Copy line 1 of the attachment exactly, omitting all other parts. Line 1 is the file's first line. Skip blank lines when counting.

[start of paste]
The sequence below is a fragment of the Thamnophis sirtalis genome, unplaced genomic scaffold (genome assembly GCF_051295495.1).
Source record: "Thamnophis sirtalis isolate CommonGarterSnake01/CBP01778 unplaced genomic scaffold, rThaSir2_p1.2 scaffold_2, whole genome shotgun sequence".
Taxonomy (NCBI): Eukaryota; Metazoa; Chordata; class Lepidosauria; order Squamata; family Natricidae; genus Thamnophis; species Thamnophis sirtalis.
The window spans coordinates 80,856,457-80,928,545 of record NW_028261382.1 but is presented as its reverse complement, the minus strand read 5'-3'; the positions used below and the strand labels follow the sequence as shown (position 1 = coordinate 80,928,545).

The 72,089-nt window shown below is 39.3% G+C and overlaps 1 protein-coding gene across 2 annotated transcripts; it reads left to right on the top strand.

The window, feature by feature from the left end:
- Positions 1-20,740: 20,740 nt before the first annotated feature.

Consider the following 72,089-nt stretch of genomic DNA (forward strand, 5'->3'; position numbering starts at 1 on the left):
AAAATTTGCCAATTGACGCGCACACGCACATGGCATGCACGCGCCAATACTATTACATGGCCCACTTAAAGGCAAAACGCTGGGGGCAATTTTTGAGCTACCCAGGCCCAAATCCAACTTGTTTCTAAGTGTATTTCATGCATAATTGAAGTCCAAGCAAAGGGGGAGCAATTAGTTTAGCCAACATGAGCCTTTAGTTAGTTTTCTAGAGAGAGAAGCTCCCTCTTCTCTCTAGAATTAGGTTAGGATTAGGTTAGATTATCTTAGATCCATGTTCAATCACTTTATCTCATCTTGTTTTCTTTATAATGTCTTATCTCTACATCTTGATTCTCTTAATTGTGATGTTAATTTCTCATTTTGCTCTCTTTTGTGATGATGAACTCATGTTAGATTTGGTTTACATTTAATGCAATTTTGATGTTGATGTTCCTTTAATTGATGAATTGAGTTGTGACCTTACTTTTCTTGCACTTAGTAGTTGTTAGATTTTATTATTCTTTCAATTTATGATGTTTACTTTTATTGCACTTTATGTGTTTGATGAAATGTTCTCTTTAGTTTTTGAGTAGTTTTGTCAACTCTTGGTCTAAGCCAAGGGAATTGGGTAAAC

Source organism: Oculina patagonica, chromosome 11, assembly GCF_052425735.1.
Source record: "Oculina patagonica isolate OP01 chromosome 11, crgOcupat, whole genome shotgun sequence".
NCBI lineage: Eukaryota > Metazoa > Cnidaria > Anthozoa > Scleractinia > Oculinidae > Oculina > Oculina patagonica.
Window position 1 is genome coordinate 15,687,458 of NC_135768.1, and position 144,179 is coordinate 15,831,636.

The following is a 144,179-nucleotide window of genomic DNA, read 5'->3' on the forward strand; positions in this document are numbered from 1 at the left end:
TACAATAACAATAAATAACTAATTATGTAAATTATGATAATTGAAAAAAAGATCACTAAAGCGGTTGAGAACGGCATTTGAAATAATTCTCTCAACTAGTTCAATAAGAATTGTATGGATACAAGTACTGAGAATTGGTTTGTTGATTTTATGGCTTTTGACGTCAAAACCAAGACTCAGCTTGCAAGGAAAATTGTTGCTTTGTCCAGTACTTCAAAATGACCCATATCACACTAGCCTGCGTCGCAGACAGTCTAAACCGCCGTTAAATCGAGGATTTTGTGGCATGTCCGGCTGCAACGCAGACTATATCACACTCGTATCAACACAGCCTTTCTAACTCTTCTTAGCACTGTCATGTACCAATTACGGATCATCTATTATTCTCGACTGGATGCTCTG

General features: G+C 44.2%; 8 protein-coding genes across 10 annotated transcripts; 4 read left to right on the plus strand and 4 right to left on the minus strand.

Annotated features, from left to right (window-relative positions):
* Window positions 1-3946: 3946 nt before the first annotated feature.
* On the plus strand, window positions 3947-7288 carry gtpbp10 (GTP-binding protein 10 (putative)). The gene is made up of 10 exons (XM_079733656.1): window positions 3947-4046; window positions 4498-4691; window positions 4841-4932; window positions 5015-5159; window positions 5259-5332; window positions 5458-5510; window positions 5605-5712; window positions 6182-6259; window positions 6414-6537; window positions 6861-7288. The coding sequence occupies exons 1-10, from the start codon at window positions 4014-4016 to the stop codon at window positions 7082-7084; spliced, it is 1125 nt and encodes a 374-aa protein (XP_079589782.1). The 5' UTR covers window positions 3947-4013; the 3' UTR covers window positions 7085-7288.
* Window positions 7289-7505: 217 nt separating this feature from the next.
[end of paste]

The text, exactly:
The sequence below is a fragment of the Thamnophis sirtalis genome, unplaced genomic scaffold (genome assembly GCF_051295495.1).